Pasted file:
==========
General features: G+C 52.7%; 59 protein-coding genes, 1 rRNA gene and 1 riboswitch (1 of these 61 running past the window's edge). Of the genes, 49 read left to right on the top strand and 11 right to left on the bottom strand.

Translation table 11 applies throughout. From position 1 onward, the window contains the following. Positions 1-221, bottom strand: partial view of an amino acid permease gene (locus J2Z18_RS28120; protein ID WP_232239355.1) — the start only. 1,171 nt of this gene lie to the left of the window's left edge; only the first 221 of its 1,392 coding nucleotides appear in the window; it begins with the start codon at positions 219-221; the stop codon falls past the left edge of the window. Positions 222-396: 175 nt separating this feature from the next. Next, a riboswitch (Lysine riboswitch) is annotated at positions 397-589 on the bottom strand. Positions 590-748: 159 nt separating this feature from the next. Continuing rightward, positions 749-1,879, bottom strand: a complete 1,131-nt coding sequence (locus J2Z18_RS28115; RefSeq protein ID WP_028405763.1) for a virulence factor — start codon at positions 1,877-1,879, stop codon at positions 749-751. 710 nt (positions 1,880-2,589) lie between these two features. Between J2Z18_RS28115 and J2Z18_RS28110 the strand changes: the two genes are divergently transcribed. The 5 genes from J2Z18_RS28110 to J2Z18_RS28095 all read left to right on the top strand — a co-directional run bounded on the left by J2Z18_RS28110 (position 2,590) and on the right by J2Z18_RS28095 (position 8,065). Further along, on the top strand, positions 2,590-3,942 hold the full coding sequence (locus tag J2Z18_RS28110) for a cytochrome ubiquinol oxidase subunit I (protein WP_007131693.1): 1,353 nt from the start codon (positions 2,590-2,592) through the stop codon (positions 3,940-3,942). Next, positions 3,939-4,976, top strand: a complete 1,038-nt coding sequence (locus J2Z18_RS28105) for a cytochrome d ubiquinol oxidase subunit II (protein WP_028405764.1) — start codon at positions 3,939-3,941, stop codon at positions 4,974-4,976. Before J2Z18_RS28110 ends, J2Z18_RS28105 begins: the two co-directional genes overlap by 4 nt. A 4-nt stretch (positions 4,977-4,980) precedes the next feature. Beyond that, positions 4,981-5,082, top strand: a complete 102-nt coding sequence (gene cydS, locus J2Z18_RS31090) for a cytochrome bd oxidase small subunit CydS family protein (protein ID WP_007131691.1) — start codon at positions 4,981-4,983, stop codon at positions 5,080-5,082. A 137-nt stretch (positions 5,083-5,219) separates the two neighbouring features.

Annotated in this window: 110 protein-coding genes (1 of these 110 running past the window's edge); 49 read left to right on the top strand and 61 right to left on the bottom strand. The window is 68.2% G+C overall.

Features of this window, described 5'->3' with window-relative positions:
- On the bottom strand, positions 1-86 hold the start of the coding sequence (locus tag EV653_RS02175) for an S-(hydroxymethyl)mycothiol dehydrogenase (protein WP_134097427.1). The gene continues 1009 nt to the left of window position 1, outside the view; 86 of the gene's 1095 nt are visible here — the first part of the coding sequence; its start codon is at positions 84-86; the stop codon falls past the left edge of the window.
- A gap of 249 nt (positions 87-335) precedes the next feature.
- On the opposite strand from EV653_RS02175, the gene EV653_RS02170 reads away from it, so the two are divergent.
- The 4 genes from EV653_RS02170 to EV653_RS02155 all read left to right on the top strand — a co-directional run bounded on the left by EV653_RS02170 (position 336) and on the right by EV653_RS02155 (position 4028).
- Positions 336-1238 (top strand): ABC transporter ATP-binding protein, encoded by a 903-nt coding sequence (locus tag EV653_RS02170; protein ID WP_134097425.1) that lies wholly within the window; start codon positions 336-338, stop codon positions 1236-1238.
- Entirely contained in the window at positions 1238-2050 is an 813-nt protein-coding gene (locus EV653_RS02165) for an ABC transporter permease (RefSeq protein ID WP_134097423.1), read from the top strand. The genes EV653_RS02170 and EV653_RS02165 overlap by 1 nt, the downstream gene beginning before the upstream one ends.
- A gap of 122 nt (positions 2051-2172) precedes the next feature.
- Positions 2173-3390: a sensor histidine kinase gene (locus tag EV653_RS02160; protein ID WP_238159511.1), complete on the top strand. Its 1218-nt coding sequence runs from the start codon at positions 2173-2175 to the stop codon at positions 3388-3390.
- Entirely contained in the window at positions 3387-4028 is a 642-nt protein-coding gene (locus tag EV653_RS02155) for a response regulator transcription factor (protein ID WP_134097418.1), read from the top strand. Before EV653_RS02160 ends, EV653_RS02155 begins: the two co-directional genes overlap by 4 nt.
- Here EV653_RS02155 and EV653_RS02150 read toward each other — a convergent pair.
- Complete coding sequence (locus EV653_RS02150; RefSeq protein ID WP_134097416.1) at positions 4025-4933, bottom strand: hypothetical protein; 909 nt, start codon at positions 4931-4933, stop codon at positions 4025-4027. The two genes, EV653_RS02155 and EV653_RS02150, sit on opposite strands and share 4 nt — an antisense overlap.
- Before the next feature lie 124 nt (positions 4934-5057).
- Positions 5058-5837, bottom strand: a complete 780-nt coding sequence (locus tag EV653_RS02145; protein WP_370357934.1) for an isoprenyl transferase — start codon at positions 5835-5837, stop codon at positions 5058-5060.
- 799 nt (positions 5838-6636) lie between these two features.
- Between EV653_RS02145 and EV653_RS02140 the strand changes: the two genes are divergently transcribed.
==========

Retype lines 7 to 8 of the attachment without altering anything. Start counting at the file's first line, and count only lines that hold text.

- On the opposite strand from EV653_RS02175, the gene EV653_RS02170 reads away from it, so the two are divergent.
- The 4 genes from EV653_RS02170 to EV653_RS02155 all read left to right on the top strand — a co-directional run bounded on the left by EV653_RS02170 (position 336) and on the right by EV653_RS02155 (position 4028).